Today, there is a lot of effort toward speeding up cloud-hosted app performance through the use of solutions like SD-WAN, but not enough attention afforded to the so-called last mile of these connections. This last mile is the final network step that gets data coming into a particular office to the user requesting that data. For IT teams managing any type of remote location and the WAN that goes with it, the last mile is essential.
Beyond the last mile lurks another final step that is as essential to performance: corporate WiFi. The WiFi network has cemented its place as a business-critical part of many modern enterprises. Here are some considerations in figuring out how to make last-mile and last-hop performance better.
Choosing MPLS vs. Broadband for the Last Mile
Will you choose MPLS or broadband for last-mile WiFi at remote offices? For the near future this will still be a debate, but it’s a foregone conclusion that broadband can serve many companies well as a corporate solution. Technologies like SD-WAN will ensure that broadband is up to the task. There will, for the time being, remain a number of instances where the SLA-based reliability of MPLS is the best solution. The number is falling rapidly as broadband speeds offer more flexibility and “good enough” security at a lower cost.
For some industries, this transition is a bit more complex and the use of hub and spoke architectures through cloud security proxies will still reign supreme. However, with VPN tunnels and traffic segregation, there are more ways than ever to ensure secure delivery of packets across the WAN.
Managing BYOD Traffic
The bring-your-own-device trend is still in the news, but for many has transitioned from a problem of strategy to a problem of execution. Networks that were originally separated at the WiFi access level now must be separated by circuit or QoS marking. That ensures that those BYO devices don’t congest the links that support Office 365, G Suite and other crucial apps in use today.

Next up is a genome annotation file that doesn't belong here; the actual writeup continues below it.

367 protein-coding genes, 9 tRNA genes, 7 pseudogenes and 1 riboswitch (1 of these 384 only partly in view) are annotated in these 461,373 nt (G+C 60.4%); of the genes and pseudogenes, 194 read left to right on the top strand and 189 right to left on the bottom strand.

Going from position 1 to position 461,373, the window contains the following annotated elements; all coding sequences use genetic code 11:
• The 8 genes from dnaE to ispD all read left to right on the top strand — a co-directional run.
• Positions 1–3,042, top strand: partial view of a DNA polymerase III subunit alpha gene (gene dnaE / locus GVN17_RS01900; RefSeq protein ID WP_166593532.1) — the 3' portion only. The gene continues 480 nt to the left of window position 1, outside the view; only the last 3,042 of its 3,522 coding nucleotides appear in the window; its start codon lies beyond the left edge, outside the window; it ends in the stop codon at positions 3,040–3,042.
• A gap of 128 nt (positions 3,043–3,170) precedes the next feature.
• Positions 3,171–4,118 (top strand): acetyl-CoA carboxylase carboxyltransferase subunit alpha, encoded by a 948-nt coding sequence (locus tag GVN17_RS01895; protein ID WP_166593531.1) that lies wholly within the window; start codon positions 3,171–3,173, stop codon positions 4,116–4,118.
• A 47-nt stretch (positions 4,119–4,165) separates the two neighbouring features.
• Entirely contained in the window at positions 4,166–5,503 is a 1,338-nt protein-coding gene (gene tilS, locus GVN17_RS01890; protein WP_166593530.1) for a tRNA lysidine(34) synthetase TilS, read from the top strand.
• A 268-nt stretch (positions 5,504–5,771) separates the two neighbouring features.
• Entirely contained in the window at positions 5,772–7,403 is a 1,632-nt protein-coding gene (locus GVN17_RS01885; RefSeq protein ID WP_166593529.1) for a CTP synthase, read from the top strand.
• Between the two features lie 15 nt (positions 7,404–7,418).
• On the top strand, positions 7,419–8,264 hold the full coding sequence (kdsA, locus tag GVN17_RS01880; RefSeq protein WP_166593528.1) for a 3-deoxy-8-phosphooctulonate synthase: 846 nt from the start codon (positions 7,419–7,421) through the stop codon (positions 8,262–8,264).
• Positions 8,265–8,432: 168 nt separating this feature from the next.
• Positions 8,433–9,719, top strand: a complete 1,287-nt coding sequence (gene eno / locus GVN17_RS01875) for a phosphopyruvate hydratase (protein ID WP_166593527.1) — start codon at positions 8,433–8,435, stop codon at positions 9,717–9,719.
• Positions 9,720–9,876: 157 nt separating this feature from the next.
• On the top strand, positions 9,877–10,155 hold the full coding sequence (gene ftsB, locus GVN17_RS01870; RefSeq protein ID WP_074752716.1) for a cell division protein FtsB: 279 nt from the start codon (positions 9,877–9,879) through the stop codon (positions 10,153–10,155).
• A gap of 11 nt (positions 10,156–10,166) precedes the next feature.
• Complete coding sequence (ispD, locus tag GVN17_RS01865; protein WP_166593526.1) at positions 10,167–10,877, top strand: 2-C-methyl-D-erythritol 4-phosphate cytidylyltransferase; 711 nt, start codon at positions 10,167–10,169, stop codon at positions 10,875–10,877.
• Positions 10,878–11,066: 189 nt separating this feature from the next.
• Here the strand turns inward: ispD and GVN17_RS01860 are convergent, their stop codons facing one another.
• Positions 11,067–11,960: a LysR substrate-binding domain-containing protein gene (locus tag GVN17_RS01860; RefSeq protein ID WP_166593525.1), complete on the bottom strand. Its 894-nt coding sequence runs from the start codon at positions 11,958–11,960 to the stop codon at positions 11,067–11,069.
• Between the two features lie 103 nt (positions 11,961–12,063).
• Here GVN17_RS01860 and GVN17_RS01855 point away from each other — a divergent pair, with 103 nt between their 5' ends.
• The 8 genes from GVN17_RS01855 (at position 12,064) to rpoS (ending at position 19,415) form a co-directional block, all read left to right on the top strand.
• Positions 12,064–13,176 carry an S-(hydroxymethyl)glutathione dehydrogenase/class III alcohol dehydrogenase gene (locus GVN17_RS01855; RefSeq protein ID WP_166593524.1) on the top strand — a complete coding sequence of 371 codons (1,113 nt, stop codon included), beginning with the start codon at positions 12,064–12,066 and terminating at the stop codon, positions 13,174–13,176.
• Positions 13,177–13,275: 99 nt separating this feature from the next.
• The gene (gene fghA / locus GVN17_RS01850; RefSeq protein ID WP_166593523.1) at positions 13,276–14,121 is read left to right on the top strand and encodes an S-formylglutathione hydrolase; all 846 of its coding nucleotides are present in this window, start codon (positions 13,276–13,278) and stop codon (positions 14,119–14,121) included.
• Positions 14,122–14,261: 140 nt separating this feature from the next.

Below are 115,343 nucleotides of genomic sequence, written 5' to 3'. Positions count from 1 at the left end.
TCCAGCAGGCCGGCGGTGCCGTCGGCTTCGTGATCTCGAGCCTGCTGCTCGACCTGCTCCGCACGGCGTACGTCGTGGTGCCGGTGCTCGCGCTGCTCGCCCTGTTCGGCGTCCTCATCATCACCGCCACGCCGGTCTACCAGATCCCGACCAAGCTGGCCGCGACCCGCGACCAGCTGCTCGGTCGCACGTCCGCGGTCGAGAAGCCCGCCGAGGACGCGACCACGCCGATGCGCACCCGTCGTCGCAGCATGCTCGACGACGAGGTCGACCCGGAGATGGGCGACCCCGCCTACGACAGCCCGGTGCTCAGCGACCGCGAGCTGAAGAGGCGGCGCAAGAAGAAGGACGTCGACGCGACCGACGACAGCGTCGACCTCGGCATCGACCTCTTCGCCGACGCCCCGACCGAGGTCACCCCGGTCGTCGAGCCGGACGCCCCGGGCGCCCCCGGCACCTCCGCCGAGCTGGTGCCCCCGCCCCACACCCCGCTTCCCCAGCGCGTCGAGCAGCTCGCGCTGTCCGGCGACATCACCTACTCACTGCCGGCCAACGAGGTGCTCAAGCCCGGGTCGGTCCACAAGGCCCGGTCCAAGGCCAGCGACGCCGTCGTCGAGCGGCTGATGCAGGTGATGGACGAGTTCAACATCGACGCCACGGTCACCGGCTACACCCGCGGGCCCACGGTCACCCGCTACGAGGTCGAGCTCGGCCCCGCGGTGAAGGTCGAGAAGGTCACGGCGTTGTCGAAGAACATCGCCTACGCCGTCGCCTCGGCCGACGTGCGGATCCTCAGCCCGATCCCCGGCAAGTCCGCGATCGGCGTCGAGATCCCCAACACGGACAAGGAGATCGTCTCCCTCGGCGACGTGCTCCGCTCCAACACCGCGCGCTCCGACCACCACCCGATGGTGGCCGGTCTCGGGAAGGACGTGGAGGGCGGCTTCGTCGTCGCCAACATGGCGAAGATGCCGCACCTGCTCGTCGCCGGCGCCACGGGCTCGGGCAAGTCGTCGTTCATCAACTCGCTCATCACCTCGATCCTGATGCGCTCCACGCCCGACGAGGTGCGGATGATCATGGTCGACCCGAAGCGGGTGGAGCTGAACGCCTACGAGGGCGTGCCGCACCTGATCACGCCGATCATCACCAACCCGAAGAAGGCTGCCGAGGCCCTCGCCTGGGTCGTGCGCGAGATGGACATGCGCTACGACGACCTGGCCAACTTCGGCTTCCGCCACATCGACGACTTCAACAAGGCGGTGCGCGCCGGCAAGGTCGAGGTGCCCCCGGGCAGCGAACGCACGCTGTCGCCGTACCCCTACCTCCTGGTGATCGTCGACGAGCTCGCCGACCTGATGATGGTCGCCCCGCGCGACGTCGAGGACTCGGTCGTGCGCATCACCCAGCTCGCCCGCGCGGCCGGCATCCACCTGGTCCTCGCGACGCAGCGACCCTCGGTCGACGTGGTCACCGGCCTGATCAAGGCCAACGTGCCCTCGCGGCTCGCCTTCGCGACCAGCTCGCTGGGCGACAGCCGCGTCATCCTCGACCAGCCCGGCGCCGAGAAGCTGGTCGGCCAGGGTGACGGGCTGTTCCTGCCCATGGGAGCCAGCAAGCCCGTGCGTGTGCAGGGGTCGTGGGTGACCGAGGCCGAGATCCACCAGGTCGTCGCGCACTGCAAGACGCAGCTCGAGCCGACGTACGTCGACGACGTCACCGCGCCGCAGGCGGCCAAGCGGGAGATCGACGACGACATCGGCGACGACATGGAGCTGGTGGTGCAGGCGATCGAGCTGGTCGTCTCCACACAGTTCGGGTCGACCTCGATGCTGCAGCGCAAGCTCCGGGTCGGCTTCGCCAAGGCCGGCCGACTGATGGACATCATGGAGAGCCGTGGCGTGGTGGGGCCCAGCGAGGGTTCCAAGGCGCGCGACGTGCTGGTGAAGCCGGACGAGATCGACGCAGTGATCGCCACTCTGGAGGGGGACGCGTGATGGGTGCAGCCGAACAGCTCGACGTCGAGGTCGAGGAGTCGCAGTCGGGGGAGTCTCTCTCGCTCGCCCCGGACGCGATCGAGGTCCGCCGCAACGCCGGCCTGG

Another common tactic is to ensure that recreational traffic doesn’t negatively affect business- critical applications by using split tunneling to relegate recreational traffic to the public internet. Then, MPLS can be used for those important apps. However, even these configurations need to be monitored. It is the network or IT ops groups that must keep a watchful eye through proactive alerting. If one of a pair of broadband circuits has a disruption as part of an SD-WAN deployment, then traffic is back to a single point of failure, or more likely, congestion. MPLS is famous for having better SLAs than broadband, but you sacrifice visibility.
Using QoS for the Last Mile
Typically, the last mile refers to the ISP handoff to a regional provider, where QoS is extremely relevant if you are paying for it. QoS is a metric that needs to be honored from end to end in order to provide any benefit. Monitoring QoS is therefore essential. A single hop that does not honor the DSCP markings of QoS will likely result in “Best Effort” and remove any performance benefits.
Tracking Bandwidth vs. Capacity
Broadband providers sell bandwidth, but good user experience depends on capacity available from the user out to the application. Bandwidth is a point-in-space measurement of a device’s ability, limited or not, to transfer data. Capacity is the achievable transfer speed over the entire application delivery path, from user to application. The FCC says that the speed of broadband should be greater than or equal to 25 Mbps. Traditional tools to determine speed require flooding the network. Now, though, monitoring tools are starting to come around to a continuous approach that can accurately profile changes to the capacity of the full network path, whatever critical apps and endpoints are included.
Isolating the Last Hop in Practice
AppNeta uses a unique approach to identify performance of the last hop of the network. A Small Office Monitoring Point at a remote location can join the WiFi network as a member, using the same connection as your users. Our customers can then configure network tests between an office location and a SaaS or web app using two network paths. One path is generated from our device behind the firewall near the ISP egress point and directly accesses the internet connection. Another test uses the WiFi to connect and gain access to the same connection. The difference between the latency of these two paths shows the WiFi connection. To add even more end-user realism to the test, customers can configure periodic teardown of the connection to simulate the actual time for users to establish an IP through DHCP and then connect to an external point.
Keeping an eye on last-mile and last-hop network performance will pay off with better application performance and happier users. IT network teams actually can see end-to-end in today’s networks.